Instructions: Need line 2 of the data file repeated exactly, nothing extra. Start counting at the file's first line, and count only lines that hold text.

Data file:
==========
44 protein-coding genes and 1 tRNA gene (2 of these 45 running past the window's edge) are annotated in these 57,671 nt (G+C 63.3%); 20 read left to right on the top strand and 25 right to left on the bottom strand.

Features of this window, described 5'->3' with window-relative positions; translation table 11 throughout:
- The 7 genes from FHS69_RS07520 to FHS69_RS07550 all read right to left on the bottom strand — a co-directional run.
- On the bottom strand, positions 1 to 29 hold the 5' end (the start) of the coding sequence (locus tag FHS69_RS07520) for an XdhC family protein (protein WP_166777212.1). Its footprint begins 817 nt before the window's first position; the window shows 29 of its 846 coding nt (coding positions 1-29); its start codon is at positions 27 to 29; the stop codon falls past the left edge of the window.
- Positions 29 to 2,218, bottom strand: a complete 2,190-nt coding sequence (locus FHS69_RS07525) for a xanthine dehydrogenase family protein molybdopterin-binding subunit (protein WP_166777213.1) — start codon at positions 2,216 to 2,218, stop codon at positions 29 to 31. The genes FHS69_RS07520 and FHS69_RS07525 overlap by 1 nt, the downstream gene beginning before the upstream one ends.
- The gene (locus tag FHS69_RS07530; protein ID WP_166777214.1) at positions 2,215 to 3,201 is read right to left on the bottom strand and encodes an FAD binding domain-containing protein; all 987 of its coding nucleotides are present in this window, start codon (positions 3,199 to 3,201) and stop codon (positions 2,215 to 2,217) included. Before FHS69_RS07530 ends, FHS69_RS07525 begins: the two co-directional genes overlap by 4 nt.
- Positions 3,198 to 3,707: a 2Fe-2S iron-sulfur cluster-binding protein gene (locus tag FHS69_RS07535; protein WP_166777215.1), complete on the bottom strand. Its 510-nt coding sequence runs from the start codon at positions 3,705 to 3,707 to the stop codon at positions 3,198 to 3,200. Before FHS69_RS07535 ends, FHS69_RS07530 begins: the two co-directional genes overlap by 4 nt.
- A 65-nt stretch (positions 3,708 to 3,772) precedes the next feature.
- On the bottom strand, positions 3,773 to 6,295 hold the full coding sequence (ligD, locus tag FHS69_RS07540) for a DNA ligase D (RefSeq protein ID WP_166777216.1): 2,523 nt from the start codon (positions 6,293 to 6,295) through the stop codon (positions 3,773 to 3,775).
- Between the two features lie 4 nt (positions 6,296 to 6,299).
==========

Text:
Features of this window, described 5'->3' with window-relative positions; translation table 11 throughout: